SQUEEZE PLAY : Architects, Developers and Tenants Play the Politics of Parking in the Struggle to Pack More Cars Into Less Space

Robert Ostmann Jr. is a free-lance writer.

Steve Camp has found a flaw in this gem of a parking lot.

For the past half-hour, the Laguna Hills architect and parking lot expert has been cruising the concrete surrounding the MainPlace/Santa Ana mall, extolling the virtues of smooth traffic flow, efficient arrangement of its 5,510 spaces, easy access to stores, legible signs.

But now, ready to head back to his office, he’s driving in circles: He can’t find his way out of the parking structure.

“Exit sign is a little small,” Camp mutters as he finally spies the very tastefully lettered directive--a mere two feet high.


Camp has just had a taste of what is probably a universal Orange County experience: parking hassle.

Who hasn’t been stuck in a holding pattern waiting for a space to open up? Or emerged from the store to find a fresh dent in the car door? Or had to make a trek in from the Outer Mongolian fringes of some mall’s sprawling parking lot?

Camp, director of the Orange County office of Barasch Architects & Associates, is in the business of designing minimum-hassle parking lots for offices, restaurants and stores. But he says parking lots that work great on paper can succumb to the reality of compromise.

Everyone involved in creating a parking lot--architects, developers, government officials--has a different opinion about how big it should be, how much should be spent on it, how the cars should be packed into it, how it should be made secure, and how pretty it should be.


Designing a parking lot, Camp (who has designed 40 of them in the past five years) says, becomes a “juggling act where you try to max out parking and still satisfy all these other needs.”

Depending on the outcome of this struggle, a parking lot can be a dream with enough spaces, easy access and good security or a nightmare of clogged lanes, bruised fenders and burgled stereos.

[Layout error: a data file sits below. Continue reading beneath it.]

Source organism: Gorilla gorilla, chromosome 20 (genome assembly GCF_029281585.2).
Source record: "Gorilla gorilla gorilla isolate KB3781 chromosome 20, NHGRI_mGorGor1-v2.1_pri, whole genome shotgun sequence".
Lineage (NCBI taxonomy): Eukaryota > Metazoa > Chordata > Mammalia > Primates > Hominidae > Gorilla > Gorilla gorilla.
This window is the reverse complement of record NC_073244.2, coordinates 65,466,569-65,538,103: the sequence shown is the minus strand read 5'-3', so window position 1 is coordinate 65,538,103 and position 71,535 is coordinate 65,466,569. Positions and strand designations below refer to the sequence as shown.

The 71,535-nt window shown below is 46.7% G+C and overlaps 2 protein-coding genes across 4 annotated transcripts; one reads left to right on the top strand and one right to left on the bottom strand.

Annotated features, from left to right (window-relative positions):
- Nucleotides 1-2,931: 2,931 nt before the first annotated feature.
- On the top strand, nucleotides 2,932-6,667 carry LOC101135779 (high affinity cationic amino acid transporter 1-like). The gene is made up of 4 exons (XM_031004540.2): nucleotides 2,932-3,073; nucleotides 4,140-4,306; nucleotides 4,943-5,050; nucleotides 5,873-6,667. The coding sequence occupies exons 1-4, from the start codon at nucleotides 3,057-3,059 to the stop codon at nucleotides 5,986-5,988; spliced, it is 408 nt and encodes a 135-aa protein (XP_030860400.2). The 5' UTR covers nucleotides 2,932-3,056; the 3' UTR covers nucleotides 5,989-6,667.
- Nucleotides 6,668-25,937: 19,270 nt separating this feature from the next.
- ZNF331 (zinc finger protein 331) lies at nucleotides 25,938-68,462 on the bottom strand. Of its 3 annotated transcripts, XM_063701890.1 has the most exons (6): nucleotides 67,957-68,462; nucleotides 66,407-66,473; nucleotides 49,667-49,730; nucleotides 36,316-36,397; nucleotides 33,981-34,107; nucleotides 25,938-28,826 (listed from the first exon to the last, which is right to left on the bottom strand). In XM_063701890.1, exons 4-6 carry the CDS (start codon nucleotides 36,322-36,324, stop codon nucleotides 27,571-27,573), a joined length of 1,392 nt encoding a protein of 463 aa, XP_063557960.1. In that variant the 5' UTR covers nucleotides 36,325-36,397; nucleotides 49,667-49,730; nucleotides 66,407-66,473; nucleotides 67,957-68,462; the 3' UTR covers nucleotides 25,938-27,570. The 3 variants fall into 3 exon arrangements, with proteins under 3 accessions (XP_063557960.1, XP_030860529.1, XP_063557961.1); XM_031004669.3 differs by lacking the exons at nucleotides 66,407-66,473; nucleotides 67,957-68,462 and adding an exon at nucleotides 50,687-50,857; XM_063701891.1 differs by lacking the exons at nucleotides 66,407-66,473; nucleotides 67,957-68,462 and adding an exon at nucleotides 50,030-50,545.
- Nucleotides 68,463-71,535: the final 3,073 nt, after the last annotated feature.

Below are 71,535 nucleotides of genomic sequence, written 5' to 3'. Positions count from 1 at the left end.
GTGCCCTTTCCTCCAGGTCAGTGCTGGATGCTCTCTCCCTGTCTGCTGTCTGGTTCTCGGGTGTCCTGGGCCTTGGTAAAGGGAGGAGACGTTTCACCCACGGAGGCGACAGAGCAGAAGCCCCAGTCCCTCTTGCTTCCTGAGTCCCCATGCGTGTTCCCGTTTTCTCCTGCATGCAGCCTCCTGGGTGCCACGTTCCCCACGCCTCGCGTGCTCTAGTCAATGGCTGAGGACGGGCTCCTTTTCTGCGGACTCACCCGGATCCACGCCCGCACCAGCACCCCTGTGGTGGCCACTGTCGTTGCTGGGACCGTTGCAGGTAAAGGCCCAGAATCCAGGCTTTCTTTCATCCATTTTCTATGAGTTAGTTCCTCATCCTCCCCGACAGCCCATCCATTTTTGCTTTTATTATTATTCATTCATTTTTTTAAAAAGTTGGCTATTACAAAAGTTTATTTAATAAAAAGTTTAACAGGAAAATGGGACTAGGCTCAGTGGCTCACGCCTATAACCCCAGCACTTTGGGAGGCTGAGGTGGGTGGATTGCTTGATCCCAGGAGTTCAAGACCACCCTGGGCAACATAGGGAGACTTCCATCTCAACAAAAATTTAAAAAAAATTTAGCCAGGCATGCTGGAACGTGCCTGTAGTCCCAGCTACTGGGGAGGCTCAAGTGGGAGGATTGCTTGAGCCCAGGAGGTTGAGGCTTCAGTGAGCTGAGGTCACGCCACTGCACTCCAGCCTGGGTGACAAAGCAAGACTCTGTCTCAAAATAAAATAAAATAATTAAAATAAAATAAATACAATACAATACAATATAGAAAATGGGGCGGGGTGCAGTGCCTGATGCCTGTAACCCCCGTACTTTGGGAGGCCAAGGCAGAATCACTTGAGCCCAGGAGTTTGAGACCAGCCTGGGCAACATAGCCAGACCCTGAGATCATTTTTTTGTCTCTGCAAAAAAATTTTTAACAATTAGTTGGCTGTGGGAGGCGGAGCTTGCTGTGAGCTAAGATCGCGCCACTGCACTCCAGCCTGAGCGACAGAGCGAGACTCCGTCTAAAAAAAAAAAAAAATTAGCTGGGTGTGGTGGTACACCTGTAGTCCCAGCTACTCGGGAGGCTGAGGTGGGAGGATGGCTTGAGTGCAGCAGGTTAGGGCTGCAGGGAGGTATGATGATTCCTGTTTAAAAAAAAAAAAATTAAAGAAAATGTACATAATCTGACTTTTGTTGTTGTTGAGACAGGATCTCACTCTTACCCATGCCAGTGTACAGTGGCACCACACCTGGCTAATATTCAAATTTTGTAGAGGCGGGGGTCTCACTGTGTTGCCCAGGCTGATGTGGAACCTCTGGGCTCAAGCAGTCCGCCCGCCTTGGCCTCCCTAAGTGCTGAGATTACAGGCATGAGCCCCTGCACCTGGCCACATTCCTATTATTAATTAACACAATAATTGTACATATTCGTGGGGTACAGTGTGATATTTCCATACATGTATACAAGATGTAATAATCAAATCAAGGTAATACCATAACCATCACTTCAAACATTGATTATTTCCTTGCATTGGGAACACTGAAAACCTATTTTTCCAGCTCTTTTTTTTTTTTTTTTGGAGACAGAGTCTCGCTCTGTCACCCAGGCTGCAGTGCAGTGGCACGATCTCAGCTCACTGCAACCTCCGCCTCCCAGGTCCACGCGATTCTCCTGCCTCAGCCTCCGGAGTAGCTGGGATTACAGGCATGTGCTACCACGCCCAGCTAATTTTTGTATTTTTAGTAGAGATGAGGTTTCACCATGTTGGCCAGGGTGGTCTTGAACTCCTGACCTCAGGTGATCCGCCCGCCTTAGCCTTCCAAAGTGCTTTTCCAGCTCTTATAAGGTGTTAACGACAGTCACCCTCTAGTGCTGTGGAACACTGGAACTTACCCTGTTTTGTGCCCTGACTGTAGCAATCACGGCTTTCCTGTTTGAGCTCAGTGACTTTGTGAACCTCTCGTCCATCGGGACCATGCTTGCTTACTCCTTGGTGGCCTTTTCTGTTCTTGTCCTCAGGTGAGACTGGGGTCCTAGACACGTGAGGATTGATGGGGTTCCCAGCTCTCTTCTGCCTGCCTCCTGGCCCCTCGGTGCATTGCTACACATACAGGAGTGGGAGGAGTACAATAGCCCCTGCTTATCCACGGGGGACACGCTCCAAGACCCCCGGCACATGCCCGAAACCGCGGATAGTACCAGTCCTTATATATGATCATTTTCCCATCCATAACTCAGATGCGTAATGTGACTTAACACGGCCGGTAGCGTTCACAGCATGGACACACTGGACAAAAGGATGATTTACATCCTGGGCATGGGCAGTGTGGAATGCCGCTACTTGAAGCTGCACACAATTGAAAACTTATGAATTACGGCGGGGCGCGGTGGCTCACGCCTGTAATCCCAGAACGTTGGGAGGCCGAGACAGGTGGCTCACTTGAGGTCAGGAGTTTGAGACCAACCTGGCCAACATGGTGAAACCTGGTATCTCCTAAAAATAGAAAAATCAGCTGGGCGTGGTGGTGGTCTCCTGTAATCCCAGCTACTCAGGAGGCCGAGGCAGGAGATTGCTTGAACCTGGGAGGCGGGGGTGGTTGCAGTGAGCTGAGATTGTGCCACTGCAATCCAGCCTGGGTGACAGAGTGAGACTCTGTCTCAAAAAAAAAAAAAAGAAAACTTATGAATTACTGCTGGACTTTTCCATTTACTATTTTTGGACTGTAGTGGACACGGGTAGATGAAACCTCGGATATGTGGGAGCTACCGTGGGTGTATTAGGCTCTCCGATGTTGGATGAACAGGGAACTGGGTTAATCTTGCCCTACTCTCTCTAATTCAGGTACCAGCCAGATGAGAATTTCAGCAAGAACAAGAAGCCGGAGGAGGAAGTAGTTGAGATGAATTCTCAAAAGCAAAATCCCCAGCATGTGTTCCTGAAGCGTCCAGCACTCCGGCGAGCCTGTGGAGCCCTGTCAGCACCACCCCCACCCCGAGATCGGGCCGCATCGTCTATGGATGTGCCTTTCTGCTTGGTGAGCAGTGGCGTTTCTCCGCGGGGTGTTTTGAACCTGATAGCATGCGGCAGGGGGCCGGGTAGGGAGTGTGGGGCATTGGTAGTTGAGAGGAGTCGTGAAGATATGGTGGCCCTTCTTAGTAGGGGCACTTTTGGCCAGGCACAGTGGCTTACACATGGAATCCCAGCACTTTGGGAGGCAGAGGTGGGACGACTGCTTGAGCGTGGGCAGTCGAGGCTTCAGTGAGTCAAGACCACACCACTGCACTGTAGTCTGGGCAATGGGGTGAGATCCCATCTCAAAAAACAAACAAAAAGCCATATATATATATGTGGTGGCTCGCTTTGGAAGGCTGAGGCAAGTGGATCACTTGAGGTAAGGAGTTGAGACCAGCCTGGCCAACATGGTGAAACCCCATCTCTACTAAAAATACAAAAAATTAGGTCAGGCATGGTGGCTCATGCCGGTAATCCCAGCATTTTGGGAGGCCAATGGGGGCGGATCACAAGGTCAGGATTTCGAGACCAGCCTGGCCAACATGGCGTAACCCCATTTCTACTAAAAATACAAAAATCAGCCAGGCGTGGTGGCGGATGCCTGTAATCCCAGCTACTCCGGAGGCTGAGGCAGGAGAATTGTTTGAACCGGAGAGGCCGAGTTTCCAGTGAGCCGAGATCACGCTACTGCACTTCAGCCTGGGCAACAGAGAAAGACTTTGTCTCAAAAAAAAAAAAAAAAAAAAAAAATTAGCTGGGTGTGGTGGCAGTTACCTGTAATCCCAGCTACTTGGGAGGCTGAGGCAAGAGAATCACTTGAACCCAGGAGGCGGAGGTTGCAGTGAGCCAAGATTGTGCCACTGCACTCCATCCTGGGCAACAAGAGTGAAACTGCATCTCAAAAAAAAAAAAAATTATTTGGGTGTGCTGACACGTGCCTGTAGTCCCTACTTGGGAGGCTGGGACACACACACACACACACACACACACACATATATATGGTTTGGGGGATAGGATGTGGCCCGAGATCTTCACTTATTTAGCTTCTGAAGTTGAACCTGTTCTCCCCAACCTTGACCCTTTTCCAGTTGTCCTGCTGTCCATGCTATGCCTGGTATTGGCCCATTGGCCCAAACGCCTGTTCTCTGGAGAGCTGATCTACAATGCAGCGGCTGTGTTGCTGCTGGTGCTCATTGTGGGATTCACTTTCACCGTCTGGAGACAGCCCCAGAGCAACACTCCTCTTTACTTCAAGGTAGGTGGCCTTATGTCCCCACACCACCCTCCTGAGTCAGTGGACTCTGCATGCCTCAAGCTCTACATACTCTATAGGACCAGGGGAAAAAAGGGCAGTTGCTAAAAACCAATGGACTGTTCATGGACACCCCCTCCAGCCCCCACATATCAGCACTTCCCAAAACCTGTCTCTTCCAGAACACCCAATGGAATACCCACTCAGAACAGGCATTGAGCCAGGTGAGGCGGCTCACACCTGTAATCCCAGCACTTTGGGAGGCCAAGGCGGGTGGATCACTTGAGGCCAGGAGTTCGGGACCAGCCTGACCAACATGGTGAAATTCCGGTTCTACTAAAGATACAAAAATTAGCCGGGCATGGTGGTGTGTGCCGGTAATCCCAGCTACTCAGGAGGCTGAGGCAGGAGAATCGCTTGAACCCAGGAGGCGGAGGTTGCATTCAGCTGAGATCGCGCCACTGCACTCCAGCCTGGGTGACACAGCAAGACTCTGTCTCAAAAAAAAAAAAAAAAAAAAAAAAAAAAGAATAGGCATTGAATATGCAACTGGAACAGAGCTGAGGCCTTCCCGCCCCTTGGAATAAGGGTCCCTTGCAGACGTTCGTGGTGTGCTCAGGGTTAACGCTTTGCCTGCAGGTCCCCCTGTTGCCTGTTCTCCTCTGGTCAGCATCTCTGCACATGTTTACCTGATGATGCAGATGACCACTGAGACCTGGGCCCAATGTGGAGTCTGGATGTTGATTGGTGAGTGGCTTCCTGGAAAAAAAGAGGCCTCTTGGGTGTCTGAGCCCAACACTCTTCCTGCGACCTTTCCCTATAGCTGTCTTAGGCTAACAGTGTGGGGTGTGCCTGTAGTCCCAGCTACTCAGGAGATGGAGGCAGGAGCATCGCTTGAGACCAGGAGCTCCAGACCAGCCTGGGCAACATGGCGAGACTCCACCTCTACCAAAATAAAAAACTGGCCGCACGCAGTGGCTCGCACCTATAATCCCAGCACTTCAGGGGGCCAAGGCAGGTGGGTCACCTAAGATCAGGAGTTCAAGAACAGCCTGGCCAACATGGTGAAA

It’s money that counts most in parking lot matters.

Land has become so expensive in Orange County that developers can’t afford to devote a square inch more to parking than is absolutely necessary.


Only a few years ago, building design was an architect’s first consideration. These days, Camp says, “parking drives development. The first thing you do is figure out how to fit the needed parking spaces so you can get as much leasable building as possible on the site.”

Camp says the fate of a project can hinge on whether the architect can squeeze in a few more parking spaces by having cars overhang a curb by two feet.

Fierce development competition combined with high land prices make it tempting for builders to skimp on parking space or cram too many spaces in too small an area in order to save money, Camp says, and some do.

But their offices or shopping centers acquire reputations for parking hassles, and prospective tenants, concerned for employees and customer convenience, won’t rent from them, Camp says.


Camp says Anaheim Stadium is a good example of adequate parking arranged thoughtfully. Designers left enough space for people to maneuver their cars and provided enough escape routes and direction signs so that even the crowd from a sold-out Rams game can clear the lot fairly smoothly.

Disneyland parking also works well, Camp says, because of easy access and a very efficient tram system for getting people from their cars to the park.

Knott’s Berry Farm, on the other hand, has relatively poor parking. It was not designed from the beginning as an amusement park, as was Disneyland, so now it is saddled with a patchwork of scattered lots, the largest of which is a long walk from the park and until recently was not paved.

“If we were starting over, there’s no doubt we’d design our parking differently,” says Stuart Zanville, Knott’s director of public relations.


“So we’ve been forced to be creative.”

For example, he said, park employees are stationed at key locations on nearby streets to intercept visitors and direct them to the most convenient parking.

One of the places given a “deficient” rating by Camp’s firm was the South Coast Westin Hotel (see accompanying chart on various sites in the county, none of which were designed by Camp’s firm) . Michael Deighton, the hotel’s general manager, disagreed with the assessment. “From a safety and security standpoint, it (parking) has always been a positive seller for this hotel,” he said. “For us, it (the rating) is a surprise because it’s always been such a positive factor. We’ve never had a problem.” Deighton said the parking area is “extremely well-lit, it’s gated” and is “very secure.”